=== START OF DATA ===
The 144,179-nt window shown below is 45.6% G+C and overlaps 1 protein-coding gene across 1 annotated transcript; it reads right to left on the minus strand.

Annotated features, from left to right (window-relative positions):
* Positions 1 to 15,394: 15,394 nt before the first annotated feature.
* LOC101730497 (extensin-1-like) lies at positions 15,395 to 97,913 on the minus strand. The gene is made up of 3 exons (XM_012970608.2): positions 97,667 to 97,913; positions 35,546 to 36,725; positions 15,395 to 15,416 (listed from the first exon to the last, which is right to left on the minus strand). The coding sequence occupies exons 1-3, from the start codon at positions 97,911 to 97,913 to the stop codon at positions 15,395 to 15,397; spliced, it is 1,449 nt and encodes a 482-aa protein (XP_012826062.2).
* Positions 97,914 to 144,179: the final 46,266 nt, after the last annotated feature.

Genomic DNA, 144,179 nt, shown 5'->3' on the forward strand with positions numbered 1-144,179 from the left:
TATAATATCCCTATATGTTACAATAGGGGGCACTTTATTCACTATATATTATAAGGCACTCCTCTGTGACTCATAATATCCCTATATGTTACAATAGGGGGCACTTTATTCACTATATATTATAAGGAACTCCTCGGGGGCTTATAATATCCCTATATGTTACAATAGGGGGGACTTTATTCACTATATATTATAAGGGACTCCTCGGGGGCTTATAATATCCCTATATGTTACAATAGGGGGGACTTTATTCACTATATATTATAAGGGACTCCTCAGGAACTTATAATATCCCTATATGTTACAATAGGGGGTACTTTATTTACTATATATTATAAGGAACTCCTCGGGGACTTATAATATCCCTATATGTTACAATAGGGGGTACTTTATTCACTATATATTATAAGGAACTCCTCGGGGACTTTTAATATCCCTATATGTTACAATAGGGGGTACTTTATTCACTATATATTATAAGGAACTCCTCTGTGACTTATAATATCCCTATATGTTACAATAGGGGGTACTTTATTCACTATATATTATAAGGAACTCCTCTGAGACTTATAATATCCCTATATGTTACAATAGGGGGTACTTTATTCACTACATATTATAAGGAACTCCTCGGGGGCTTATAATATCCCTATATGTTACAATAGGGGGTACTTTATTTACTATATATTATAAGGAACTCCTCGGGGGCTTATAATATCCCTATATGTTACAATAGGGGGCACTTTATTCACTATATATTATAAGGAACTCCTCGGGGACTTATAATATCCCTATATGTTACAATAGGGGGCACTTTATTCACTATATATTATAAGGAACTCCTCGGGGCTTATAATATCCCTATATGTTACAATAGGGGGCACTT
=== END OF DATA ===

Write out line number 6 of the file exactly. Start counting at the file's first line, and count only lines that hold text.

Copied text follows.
Genomic DNA, 144,179 nt, shown 5'->3' on the forward strand with positions numbered 1-144,179 from the left: